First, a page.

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The 5 Elements of Effective Thinking



In this article I interview Dr. Edward Burger the co-author of The 5 Elements of Effective Thinking. Dr. Burger is President of Southwestern University as well as a professor of mathematics and an award-winning educational leader on thinking, innovation, and creativity. 

This is an excellent article to read if you want to improve your thinking.

In this article: The 5 Elements of Effective Thinking

  1. Understand deeply
  2. Make mistakes
  3. Raise questions
  4. Follow the flow of ideas
  5. Change

Let’s begin:

The 5 Elements of Effective Thinking

Michael Frank: What are the 5 Elements of Effective Thinking?

Dr. Edward Burger: The 5 Elements of Effective Thinking are:

  1. Understand deeply
  2. Make mistakes
  3. Raise questions
  4. Follow the flow of ideas
  5. Change

When you first hear these things, they sound so obvious or trivial that you want to move on. But I want to caution listeners that there’s depth in each of these things, which needs to be explored.

Element 1: Understand deeply

Dr. Edward Burger: The first element of effective thinking is deep understanding, and having a rock solid understanding of whatever it is that you’re learning.

If you ask someone on the street if they understand something you’ll get either one of two responses:

  • Yes
  • No

Neither of which is correct.

We need to acknowledge the fact that understanding occurs across a spectrum. It comes in layers. And wherever we are on that spectrum we can go deeper.

Michael Frank: What are some practical activities or exercises that we can do to get a deep understanding when we’re learning something new?

Dr. Edward Burger: Well the goal is not to go from zero knowledge to a very deep knowledge overnight, but just incrementally:

How can I understand something a little bit better?

How can I understand simple things more deeply, and with an unusual depth than I would otherwise do?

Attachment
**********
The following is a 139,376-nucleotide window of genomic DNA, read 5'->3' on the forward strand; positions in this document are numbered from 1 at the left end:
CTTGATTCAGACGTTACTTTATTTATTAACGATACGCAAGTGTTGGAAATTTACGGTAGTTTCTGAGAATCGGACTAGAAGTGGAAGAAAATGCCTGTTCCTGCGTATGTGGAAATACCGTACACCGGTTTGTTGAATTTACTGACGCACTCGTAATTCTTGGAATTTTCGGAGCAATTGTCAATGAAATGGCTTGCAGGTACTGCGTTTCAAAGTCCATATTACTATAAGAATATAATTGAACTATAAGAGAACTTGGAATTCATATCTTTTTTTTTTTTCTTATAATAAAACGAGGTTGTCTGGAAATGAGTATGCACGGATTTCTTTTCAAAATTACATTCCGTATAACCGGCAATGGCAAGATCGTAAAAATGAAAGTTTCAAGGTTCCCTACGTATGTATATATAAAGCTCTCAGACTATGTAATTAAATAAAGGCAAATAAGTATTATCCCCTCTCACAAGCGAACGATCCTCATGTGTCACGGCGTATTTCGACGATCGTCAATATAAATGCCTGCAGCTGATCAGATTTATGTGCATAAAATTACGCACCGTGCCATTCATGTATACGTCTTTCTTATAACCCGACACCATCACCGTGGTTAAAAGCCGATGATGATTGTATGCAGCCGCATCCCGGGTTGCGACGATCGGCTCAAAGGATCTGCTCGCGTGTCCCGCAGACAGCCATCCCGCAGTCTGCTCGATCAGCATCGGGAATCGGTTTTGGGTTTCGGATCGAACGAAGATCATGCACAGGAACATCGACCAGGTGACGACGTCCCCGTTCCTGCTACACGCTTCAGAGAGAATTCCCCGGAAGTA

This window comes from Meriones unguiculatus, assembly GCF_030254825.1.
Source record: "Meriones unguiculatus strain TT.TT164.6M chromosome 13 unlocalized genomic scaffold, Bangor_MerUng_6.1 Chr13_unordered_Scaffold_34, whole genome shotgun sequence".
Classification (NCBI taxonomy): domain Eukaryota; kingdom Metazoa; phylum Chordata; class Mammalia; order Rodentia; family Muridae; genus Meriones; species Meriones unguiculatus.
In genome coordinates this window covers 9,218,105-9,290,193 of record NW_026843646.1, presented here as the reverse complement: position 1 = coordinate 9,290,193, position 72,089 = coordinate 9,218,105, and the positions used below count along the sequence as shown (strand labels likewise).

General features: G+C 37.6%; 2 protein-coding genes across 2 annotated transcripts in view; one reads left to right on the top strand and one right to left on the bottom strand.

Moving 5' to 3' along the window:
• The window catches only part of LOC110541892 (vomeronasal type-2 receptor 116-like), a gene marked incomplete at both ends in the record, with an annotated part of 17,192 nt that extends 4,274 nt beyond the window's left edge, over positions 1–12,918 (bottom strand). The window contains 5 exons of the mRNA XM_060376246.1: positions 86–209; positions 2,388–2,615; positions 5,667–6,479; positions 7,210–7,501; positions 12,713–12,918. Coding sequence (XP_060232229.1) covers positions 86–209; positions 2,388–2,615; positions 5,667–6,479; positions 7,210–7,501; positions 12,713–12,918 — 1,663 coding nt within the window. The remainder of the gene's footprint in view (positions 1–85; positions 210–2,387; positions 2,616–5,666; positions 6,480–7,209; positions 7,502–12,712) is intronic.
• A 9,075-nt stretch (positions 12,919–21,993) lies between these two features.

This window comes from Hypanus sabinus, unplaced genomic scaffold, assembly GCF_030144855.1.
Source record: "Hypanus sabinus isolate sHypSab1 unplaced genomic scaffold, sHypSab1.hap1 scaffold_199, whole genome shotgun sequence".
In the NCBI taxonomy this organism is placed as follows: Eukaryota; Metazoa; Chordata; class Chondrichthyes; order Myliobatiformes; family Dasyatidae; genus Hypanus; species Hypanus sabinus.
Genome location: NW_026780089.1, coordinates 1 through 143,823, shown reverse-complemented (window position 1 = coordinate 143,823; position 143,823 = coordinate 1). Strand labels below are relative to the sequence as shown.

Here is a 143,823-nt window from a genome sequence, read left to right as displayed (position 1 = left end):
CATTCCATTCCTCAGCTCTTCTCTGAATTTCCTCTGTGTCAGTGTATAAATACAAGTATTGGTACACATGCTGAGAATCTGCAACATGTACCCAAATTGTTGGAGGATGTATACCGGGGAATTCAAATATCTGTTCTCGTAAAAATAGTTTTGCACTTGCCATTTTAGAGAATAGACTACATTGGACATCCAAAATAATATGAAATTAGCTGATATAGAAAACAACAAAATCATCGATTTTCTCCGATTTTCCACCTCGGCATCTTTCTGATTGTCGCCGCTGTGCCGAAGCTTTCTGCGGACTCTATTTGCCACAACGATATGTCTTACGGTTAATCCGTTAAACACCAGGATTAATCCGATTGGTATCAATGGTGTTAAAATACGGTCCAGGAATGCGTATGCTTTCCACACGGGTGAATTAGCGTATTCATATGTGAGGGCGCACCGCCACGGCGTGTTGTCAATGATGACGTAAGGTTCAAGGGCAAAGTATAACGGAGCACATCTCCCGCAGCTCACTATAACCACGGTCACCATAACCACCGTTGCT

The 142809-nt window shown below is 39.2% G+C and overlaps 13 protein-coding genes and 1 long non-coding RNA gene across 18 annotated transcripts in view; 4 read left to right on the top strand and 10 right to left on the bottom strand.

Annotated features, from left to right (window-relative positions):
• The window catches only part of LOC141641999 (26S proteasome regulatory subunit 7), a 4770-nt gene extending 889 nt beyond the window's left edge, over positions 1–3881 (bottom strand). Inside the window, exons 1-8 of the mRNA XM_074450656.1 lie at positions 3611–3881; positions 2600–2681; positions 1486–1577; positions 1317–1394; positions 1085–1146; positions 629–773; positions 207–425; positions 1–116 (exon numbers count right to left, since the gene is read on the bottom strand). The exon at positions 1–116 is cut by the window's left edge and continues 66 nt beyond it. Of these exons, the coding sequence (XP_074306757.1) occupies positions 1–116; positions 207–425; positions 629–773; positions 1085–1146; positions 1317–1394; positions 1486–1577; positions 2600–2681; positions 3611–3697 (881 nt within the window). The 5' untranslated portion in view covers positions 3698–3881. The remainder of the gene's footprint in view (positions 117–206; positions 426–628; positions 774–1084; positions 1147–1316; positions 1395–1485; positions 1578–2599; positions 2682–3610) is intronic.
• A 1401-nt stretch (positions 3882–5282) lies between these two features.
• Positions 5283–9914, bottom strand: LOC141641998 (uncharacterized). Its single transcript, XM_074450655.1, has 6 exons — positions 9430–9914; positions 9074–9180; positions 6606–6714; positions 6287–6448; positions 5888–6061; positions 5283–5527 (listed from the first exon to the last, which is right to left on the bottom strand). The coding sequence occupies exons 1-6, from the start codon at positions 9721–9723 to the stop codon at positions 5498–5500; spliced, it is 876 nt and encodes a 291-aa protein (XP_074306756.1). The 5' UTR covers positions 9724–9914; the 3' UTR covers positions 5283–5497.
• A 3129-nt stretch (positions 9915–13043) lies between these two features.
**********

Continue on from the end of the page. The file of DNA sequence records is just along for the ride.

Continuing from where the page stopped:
How can I look at things from different perspectives, and see them in a different way?

You can also take something that you’re expert at, and just declare that in fact:

“I don’t know this”

Because the moment you declare you don’t know something, it will force you to see that thing in a different light, and thus you will see it more deeply.

Another idea is to take something that you take for granted, something that seems so simple, and force yourself to see something new within it.

Add the adjective

Adding the adjective is another activity I always enjoy, and it says that when you’re faced with a challenge, instead of trying to do it head on, just add descriptors. How many words can you add to describe the issue at hand? The more words you can use to describe the thing, the clearer you will see it, and all of a sudden structure and nuance will unfold.

“Let’s return to a time in which photographs were not in living color. During that period, people referred to pictures as “photographs” rather than “black-and-white photographs” as we do today. The possibility of color did not exist, so it was unnecessary to insert the adjective “black-and-white.” However, suppose we did include the phrase “black-and-white” before the existence of color photography. By highlighting that reality, we become conscious of current limitations and thus open our minds to new possibilities and potential opportunities.” – Edward Burger

Now none of these elements, especially deep understanding, are easy practices. It may sound easy, to understand simple things deeply. What could be easier than that?

Well, you know what?

If you’re a student and you’ve got a lot of work ahead of you, and you’re just trying to keep up with the latest thing that’s going on in that class, the idea of going back in time and studying something that you already know seems like a complete waste of time.

But that is a mistake because if you spend time on that which seems obvious, you will realize that within the simple is the complex. And when you unpack that at the subatomic particle level, then that which originally seemed daunting and complex becomes much more simplified. And that’s what deep understanding means.

Can you get 100% on all of your previous exams?

Michael Frank: I loved the way you spoke in the book about going back and studying what you think you’ve already learned. If you can’t get 100% on your last exam, and all of your previous exams, you’re not ready for the next one.

“In any class, when preparing for your next exam, make sure you can earn a 100% on all the previous exams – if you can’t, then you’re not ready for the test looming in your future.” – Edward Burger

“Students often say, “I got an 80% on this homework; that’s good enough and I’m moving on.” Bad idea. By not exploiting this great opportunity to learn from their mistakes, they’re essentially throwing away – on average – 20% of their grade on their next exam before they’ve even taken it, and they’re building future work on a cracked foundation. Why not learn from your current missteps today and give yourself a 20% bonus in your future?” – Edward Burger

Dr. Edward Burger: That’s exactly right and it might seem like an extreme point of view, and I’m certainly not suggesting that we should focus on perfection, in fact, I would argue the opposite.